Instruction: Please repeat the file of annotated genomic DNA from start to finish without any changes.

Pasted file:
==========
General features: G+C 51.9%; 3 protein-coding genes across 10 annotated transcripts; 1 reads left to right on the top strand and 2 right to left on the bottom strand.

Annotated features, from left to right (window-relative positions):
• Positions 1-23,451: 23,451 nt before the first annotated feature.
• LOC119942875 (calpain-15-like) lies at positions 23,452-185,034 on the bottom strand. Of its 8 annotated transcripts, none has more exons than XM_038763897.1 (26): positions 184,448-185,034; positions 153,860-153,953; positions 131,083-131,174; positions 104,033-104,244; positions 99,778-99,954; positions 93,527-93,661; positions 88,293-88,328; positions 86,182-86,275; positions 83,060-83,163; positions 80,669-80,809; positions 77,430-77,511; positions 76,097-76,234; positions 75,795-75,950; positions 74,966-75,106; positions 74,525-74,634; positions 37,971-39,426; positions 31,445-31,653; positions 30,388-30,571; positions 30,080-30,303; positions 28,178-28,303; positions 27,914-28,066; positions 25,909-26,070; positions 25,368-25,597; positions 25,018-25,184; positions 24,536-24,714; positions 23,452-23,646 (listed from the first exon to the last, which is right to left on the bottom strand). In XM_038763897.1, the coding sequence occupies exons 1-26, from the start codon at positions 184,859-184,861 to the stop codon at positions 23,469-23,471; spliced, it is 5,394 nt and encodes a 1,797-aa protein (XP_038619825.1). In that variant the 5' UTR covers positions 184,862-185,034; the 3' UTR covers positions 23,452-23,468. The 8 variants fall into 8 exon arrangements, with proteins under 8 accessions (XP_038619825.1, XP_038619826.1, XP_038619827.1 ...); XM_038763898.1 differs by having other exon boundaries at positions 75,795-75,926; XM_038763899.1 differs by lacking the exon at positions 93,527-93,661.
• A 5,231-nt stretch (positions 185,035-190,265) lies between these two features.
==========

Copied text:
General features: G+C 51.9%; 3 protein-coding genes across 10 annotated transcripts; 1 reads left to right on the top strand and 2 right to left on the bottom strand.

Annotated features, from left to right (window-relative positions):
• Positions 1-23,451: 23,451 nt before the first annotated feature.
• LOC119942875 (calpain-15-like) lies at positions 23,452-185,034 on the bottom strand. Of its 8 annotated transcripts, none has more exons than XM_038763897.1 (26): positions 184,448-185,034; positions 153,860-153,953; positions 131,083-131,174; positions 104,033-104,244; positions 99,778-99,954; positions 93,527-93,661; positions 88,293-88,328; positions 86,182-86,275; positions 83,060-83,163; positions 80,669-80,809; positions 77,430-77,511; positions 76,097-76,234; positions 75,795-75,950; positions 74,966-75,106; positions 74,525-74,634; positions 37,971-39,426; positions 31,445-31,653; positions 30,388-30,571; positions 30,080-30,303; positions 28,178-28,303; positions 27,914-28,066; positions 25,909-26,070; positions 25,368-25,597; positions 25,018-25,184; positions 24,536-24,714; positions 23,452-23,646 (listed from the first exon to the last, which is right to left on the bottom strand). In XM_038763897.1, the coding sequence occupies exons 1-26, from the start codon at positions 184,859-184,861 to the stop codon at positions 23,469-23,471; spliced, it is 5,394 nt and encodes a 1,797-aa protein (XP_038619825.1). In that variant the 5' UTR covers positions 184,862-185,034; the 3' UTR covers positions 23,452-23,468. The 8 variants fall into 8 exon arrangements, with proteins under 8 accessions (XP_038619825.1, XP_038619826.1, XP_038619827.1 ...); XM_038763898.1 differs by having other exon boundaries at positions 75,795-75,926; XM_038763899.1 differs by lacking the exon at positions 93,527-93,661.
• A 5,231-nt stretch (positions 185,035-190,265) lies between these two features.